Are Bike Helmet Laws Overrated? A New Study Says So

A report challenges the conventional wisdom. But we don't buy it.

Are laws requiring bicyclists to wear helmets really such a good idea?

The Atlantic reported on a study last week that suggests otherwise.

Non-profit think tank the National Bureau of Economic Research studied the effects of local and statewide cycling laws on injury prevention and found… about what you’d expect: lower rates of head injury where there are helmet laws.

But wait!

The data hints that the reason fewer people in these places go to the hospital with cycling-related head injuries (the study’s metric) may be because helmet laws lead to fewer people cycling.

As evidence, our intrepid counterintuitivist at The Atlantic, James Hamblin, cites a New York Times column about biking in Europe with the takeaway that helmet laws interfere with bikeshare programs; he also quotes helmet-skeptic Manfred Neun, president of the European Cyclists Federation. In the cited article, Neun told the newspaper the West Australian:

Wearing a helmet creates the image of cycling being an abnormally dangerous physical activity. While this may be the case for cycling as sports, it is not necessarily so for cycling as a daily means of transportation. Statistics show that the more cyclists are on the road, the safer it is actually to cycle. Car drivers are more used to the presence of cyclists.

An intriguing formulation: people are scared of cycling because helmets make it seem dangerous.

Hamblin also notes other inconveniences of helmeted riding that may deter people: messing up riders’ hair and the impracticality of carrying around a helmet in cities with bikeshare programs.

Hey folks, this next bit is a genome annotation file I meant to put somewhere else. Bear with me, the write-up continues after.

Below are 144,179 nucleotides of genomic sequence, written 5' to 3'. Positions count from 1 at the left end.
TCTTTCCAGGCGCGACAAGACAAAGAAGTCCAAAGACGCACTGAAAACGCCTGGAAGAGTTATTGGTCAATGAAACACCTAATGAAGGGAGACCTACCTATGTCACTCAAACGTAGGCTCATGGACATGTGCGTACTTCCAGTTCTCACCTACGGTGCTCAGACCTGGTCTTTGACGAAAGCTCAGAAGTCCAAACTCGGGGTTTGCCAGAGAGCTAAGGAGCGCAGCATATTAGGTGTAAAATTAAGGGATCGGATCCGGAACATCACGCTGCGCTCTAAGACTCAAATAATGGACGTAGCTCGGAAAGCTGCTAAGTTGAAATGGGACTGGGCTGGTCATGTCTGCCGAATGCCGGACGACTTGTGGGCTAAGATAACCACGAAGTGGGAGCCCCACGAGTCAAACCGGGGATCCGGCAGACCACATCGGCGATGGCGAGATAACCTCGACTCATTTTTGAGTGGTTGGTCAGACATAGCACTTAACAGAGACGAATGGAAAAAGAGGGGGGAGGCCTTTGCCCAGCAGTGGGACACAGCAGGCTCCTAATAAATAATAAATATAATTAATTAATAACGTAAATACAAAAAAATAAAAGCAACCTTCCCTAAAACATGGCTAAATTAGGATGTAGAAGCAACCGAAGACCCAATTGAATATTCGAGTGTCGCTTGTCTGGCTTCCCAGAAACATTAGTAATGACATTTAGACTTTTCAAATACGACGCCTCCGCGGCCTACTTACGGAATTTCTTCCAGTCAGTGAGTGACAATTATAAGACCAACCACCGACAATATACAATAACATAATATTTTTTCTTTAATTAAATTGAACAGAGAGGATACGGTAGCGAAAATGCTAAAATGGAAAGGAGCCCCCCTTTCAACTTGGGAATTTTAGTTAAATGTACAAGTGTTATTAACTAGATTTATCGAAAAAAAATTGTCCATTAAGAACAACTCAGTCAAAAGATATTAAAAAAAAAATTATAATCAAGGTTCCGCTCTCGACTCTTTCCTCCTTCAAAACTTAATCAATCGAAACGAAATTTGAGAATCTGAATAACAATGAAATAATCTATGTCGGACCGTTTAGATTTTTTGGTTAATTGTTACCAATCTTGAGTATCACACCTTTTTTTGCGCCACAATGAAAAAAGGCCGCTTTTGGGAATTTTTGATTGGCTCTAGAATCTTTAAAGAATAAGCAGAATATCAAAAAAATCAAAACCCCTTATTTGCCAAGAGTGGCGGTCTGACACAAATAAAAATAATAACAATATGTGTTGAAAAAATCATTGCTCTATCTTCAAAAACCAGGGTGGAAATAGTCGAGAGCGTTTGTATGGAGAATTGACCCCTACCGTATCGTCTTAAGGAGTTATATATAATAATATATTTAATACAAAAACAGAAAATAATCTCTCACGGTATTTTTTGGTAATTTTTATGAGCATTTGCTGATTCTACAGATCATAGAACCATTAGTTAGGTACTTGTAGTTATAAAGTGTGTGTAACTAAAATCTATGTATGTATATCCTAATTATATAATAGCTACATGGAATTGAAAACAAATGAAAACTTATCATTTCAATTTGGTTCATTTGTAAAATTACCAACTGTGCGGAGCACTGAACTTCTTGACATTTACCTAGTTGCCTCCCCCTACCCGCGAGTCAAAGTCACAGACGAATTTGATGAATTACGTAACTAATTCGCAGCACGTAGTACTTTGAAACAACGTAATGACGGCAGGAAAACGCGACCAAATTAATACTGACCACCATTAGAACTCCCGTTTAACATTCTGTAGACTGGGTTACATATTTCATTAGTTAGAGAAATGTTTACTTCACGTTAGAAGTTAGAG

While I agree, these points aren’t trivial, let’s not get distracted from the larger point when talking about deterrents to widespread, everyday cycling:

Cycling in American cities not only appears dangerous, but in cities without a comparable bike infrastructure to Copenhagen’s, for example, (read: all American cities), it will always be more dangerous than in Europe.

Copenhagen’s decision to take cycling infrastructure seriously on a policy level—its crown jewel is a “bicycle superhighway”—is far more responsible for its relative abundance of cyclists than is a democratic spear-tip of cyclists emboldened by the lack of helmet laws.

The inconveniences of helmet laws may indeed have some small role in reducing the number of riders on the road, but the overwhelming reason people don’t ride in the U.S. is that roads—and cities—have historically been planned with cars in mind.

The fact is, for all the helmet laws on the books, plenty of people choose to disobey them anyway. If there is a true democratic spear tip for cyclists in the United States, it comes from advocacy groups like Transportation Alternatives fighting for dedicated bikeways, or from a Minneapolis city councilman who proposed the citywide expansion of an ordinance that provides showers, lockers and secure bike storage downtown.

So please, Atlantic, let’s exercise a little common sense when generalizing from a study with a fairly conservative conclusion. Black isn’t white; it’s just a tiny bit more gray than we thought.

 I know I’m not giving up my helmet any time soon.


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